The graphical overhaul given to Halo is surprisingly good but the instant change between the original and overhaul is quite clumsy because the game doesn’t pause whilst changing; instead the screen briefly turns black leaving you incredibly vulnerable during combat if you feel the need to change during it. That aside some things are better looking than others; human faces are still a little old and the lighting can be a little overdone at certain points, also the change gives Sergeant Johnson deracialisation surgery as he becomes much, much paler in comparison to his original self. Halo Reach on the other hand is top of the line graphics and looks incredibly good while keeping very close replicas of the remade maps.
The audio makes the game stand out in the way the atmosphere is created during some of the later levels especially where it gives a sense of being in a completely deserted place aside from enemies that lurk waiting to assault you. Halo’s theme has become one of the most iconic game themes in recent years and as with its main theme the rest of the soundtrack is nice to listen to and fits the mood just right during plot developments. The voice work still stands up and Steve Downes role of Master Chief is one of the highlights as well as David Scully as Sergeant Johnson (Who has much better dialogue in later instalments). The enemy voices are great for displaying their current thoughts as shrieks from Jackals and Grunts as a grenade bounces next to them and explodes.
The story remains one of the best stories in a first person shooter to this day. The plot and the background lore created by Bungie all those years ago still hold up today. The dialogue is great, the story is both interesting and full of surprises and the way some of the cutscenes are shot brings you that much deeper into the atmosphere the story creates.
Presentation and Audio
If you’re looking for cutting edge graphics then you need only look towards the multiplayer as it uses the same engine as Halo Reach, if you want to replay the original Halo campaign in all its glory then choose between the original graphics or play it with a new look which is very impressive but it isn’t going to wow everyone. Halos iconic theme music is known by many and it still holds up, as do the rest of the music and the voice acting.
Many say that the game changed how shooters were viewed on the console and that it started the boom for FPS games on consoles. The gameplay hasn’t changed a huge amount over the numerous Halo iterations but all the core mechanics are there and they stand as a testament to how good they were for their time. Kinect features don’t really add anything to the game but the scanning and analyse functions will help give you a good look into the Halo universe if you spend the time finding it all.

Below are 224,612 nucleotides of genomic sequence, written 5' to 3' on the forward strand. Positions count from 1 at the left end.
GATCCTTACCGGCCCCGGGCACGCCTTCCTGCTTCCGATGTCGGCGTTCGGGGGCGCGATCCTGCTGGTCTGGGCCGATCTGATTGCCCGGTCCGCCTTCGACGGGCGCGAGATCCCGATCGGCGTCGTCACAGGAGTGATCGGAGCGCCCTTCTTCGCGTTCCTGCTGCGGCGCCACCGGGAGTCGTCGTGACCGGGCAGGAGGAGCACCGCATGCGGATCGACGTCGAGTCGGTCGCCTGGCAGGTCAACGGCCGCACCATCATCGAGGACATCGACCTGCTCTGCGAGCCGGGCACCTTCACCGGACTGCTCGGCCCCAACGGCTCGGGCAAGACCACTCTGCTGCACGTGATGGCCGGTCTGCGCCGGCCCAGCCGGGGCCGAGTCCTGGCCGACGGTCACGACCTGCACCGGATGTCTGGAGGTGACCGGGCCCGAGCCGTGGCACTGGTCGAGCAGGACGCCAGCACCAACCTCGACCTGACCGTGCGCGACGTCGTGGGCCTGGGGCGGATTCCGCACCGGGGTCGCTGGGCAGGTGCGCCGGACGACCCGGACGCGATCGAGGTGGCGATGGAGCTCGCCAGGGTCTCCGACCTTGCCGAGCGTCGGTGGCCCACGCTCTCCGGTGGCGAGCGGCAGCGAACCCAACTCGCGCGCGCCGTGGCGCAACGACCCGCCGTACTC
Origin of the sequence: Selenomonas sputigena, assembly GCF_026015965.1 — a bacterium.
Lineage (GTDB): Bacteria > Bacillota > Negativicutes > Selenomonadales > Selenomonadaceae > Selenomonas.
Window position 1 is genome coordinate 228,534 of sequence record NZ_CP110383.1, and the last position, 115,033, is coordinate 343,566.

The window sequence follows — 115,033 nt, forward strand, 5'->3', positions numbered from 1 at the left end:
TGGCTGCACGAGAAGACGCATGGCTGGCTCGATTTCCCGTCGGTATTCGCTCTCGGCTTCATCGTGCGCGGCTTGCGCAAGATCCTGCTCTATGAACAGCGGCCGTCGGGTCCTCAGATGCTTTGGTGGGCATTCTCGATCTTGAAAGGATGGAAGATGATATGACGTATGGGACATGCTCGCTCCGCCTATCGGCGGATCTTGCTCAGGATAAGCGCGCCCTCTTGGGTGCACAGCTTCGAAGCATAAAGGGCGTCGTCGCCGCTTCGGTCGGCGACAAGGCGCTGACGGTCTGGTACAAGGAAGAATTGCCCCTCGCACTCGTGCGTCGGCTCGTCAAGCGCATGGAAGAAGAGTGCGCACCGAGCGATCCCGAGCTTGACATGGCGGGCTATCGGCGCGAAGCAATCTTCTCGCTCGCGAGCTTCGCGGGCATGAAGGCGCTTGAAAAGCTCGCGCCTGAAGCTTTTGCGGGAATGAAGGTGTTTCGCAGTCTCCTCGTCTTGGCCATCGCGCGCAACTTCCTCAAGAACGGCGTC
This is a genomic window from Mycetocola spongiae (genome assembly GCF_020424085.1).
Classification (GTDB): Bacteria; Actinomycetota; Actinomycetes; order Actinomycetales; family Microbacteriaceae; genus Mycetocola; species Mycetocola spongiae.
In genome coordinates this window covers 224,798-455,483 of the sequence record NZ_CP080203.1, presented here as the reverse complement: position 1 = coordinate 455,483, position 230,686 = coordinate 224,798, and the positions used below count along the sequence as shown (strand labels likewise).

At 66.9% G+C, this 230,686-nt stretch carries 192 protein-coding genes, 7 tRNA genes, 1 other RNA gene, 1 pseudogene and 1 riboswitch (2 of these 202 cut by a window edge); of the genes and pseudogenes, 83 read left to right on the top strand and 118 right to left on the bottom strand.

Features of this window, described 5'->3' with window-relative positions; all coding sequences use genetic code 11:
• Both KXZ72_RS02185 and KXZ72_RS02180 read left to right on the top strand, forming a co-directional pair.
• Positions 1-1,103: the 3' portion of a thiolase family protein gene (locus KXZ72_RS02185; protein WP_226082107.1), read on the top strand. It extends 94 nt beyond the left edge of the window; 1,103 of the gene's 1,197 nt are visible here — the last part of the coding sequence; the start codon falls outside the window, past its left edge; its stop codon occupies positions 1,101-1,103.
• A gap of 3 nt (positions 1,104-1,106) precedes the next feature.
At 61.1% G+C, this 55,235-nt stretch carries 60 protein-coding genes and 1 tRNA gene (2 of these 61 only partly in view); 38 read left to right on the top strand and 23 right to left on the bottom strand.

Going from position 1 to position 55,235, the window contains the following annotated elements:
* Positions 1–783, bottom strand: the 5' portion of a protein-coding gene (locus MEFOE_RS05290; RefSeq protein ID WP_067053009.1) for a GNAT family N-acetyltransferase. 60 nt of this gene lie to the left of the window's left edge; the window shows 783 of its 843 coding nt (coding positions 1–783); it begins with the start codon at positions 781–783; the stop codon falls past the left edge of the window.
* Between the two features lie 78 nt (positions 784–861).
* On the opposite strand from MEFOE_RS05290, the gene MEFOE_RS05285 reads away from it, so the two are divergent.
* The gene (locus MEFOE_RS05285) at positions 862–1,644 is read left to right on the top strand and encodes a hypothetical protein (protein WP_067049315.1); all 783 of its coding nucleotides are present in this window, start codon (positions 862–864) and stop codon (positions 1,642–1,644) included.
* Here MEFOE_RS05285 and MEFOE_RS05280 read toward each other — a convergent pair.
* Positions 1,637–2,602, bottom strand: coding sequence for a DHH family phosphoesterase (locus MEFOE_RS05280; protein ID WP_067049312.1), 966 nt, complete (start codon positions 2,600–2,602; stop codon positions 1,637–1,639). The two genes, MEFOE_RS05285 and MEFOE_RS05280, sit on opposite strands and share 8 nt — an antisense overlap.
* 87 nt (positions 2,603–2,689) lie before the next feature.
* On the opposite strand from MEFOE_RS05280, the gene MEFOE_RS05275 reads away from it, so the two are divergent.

Still regarded as one of the best first person shooters made and with good reason, it was ahead of its time with regards to design and many gameplay mechanics survive throughout the Halo series and have been incorporated into many other games. If you haven’t played it before its worth buying to experience it but if you still have a copy of Halo and are stuck into Halo Reach’s multiplayer then it might be best to just buy the map pack separately.
Halo multiplayer splitscreen was the first time I had any interaction with an Xbox, until that point I only had a Gamecube and a PC that was rather limited in what it could play. A few weeks later I had the money saved up and went out and bought an Xbox. Halo was engaging, fun and splitscreen so I could play with friends even though consoles hadn’t quite got to the online component yet. Halo did sell consoles because it was a very good game and brought First Person Shooters to consoles. It still plays well to this day and is one of the best stories I’ve played in a shooter for quite a while.
Disclaimer:All scores given within our reviews are based on the artist’s personal opinion; this should in no way impede your decision to purchase the game.